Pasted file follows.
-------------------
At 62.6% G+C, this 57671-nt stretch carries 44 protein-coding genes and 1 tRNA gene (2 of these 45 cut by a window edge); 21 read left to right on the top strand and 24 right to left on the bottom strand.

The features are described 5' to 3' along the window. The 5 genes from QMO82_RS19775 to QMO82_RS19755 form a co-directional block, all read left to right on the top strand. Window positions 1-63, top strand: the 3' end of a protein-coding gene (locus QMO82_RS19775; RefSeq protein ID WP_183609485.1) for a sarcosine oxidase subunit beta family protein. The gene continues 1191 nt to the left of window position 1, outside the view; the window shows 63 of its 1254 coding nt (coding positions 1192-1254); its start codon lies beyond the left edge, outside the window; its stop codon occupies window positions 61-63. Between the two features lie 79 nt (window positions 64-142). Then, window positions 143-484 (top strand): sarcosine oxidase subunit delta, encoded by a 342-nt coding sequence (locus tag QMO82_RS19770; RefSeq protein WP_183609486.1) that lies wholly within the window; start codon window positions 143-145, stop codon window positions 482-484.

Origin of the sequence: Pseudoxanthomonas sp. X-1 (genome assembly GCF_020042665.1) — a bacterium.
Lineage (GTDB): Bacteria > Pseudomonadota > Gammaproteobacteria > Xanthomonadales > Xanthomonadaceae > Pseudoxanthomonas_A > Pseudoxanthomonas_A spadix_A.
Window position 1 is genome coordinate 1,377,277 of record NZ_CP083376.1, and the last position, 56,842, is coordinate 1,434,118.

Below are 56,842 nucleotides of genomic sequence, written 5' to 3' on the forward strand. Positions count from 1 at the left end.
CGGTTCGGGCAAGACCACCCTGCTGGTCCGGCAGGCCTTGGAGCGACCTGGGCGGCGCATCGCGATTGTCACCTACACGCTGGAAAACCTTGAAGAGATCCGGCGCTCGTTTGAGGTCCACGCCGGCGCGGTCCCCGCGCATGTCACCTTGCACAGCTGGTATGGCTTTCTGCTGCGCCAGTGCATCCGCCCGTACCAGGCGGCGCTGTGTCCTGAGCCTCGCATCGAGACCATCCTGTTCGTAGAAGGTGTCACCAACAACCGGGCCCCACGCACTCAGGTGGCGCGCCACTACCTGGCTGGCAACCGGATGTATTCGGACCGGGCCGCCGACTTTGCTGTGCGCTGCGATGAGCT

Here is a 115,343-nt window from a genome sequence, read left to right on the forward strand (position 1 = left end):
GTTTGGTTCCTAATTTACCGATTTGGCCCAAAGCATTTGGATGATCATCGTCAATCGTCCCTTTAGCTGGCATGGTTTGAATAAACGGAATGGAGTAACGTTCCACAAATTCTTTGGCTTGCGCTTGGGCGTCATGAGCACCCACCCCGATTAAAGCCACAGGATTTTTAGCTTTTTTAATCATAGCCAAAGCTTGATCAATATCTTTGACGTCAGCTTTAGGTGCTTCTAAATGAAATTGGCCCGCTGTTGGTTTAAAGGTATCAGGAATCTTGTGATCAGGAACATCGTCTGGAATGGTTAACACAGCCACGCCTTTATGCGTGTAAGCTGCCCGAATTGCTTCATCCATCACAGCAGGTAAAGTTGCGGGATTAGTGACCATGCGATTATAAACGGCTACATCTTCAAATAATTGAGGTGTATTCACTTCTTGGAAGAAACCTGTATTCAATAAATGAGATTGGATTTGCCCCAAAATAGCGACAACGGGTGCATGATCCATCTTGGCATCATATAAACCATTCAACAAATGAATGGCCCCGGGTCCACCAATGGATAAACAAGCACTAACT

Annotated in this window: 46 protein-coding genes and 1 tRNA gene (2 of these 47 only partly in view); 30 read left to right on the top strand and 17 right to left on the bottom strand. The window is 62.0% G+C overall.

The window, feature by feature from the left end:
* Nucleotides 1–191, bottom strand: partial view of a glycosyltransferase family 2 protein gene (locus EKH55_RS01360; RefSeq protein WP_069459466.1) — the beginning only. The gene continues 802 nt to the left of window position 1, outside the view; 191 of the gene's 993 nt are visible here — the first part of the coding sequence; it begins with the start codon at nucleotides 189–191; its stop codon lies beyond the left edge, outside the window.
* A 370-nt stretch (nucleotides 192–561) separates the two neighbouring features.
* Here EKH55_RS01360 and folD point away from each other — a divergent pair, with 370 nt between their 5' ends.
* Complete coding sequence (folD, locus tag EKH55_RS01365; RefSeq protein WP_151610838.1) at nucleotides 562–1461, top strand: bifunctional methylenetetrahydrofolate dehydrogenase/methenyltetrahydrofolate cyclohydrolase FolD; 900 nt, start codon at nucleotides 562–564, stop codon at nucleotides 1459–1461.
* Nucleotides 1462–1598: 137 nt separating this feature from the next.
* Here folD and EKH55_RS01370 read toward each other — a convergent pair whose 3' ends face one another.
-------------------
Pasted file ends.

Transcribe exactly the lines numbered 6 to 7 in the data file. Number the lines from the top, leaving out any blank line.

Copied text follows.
Below are 56,842 nucleotides of genomic sequence, written 5' to 3' on the forward strand. Positions count from 1 at the left end.
CGGTTCGGGCAAGACCACCCTGCTGGTCCGGCAGGCCTTGGAGCGACCTGGGCGGCGCATCGCGATTGTCACCTACACGCTGGAAAACCTTGAAGAGATCCGGCGCTCGTTTGAGGTCCACGCCGGCGCGGTCCCCGCGCATGTCACCTTGCACAGCTGGTATGGCTTTCTGCTGCGCCAGTGCATCCGCCCGTACCAGGCGGCGCTGTGTCCTGAGCCTCGCATCGAGACCATCCTGTTCGTAGAAGGTGTCACCAACAACCGGGCCCCACGCACTCAGGTGGCGCGCCACTACCTGGCTGGCAACCGGATGTATTCGGACCGGGCCGCCGACTTTGCTGTGCGCTGCGATGAGCT